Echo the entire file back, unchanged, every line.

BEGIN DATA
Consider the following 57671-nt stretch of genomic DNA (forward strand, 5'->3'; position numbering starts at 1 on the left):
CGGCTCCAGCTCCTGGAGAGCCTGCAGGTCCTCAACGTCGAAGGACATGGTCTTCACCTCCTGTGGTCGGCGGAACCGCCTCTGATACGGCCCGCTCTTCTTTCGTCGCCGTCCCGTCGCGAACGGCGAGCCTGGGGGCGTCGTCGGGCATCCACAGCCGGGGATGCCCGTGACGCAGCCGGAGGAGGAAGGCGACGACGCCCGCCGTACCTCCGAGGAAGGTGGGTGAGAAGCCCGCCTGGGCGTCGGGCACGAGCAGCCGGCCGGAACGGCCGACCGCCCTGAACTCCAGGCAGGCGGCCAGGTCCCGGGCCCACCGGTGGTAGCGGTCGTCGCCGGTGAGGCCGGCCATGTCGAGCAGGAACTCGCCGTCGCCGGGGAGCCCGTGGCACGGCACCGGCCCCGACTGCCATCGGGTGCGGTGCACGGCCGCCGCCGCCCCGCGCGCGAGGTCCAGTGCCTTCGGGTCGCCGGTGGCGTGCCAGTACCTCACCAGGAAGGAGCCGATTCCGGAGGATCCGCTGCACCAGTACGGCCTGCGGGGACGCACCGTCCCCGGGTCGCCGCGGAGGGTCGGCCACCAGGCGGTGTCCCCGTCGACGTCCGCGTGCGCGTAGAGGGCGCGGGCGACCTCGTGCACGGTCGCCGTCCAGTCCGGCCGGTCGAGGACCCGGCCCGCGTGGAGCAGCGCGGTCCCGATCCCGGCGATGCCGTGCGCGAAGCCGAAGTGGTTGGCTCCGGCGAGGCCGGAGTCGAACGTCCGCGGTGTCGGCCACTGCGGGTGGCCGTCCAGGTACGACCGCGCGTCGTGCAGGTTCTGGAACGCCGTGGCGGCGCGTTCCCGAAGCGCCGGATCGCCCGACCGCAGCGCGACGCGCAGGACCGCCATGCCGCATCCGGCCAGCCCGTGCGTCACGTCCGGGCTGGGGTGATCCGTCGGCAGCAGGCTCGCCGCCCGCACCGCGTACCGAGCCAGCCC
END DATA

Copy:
Consider the following 57671-nt stretch of genomic DNA (forward strand, 5'->3'; position numbering starts at 1 on the left):
CGGCTCCAGCTCCTGGAGAGCCTGCAGGTCCTCAACGTCGAAGGACATGGTCTTCACCTCCTGTGGTCGGCGGAACCGCCTCTGATACGGCCCGCTCTTCTTTCGTCGCCGTCCCGTCGCGAACGGCGAGCCTGGGGGCGTCGTCGGGCATCCACAGCCGGGGATGCCCGTGACGCAGCCGGAGGAGGAAGGCGACGACGCCCGCCGTACCTCCGAGGAAGGTGGGTGAGAAGCCCGCCTGGGCGTCGGGCACGAGCAGCCGGCCGGAACGGCCGACCGCCCTGAACTCCAGGCAGGCGGCCAGGTCCCGGGCCCACCGGTGGTAGCGGTCGTCGCCGGTGAGGCCGGCCATGTCGAGCAGGAACTCGCCGTCGCCGGGGAGCCCGTGGCACGGCACCGGCCCCGACTGCCATCGGGTGCGGTGCACGGCCGCCGCCGCCCCGCGCGCGAGGTCCAGTGCCTTCGGGTCGCCGGTGGCGTGCCAGTACCTCACCAGGAAGGAGCCGATTCCGGAGGATCCGCTGCACCAGTACGGCCTGCGGGGACGCACCGTCCCCGGGTCGCCGCGGAGGGTCGGCCACCAGGCGGTGTCCCCGTCGACGTCCGCGTGCGCGTAGAGGGCGCGGGCGACCTCGTGCACGGTCGCCGTCCAGTCCGGCCGGTCGAGGACCCGGCCCGCGTGGAGCAGCGCGGTCCCGATCCCGGCGATGCCGTGCGCGAAGCCGAAGTGGTTGGCTCCGGCGAGGCCGGAGTCGAACGTCCGCGGTGTCGGCCACTGCGGGTGGCCGTCCAGGTACGACCGCGCGTCGTGCAGGTTCTGGAACGCCGTGGCGGCGCGTTCCCGAAGCGCCGGATCGCCCGACCGCAGCGCGACGCGCAGGACCGCCATGCCGCATCCGGCCAGCCCGTGCGTCACGTCCGGGCTGGGGTGATCCGTCGGCAGCAGGCTCGCCGCCCGCACCGCGTACCGAGCCAGCCC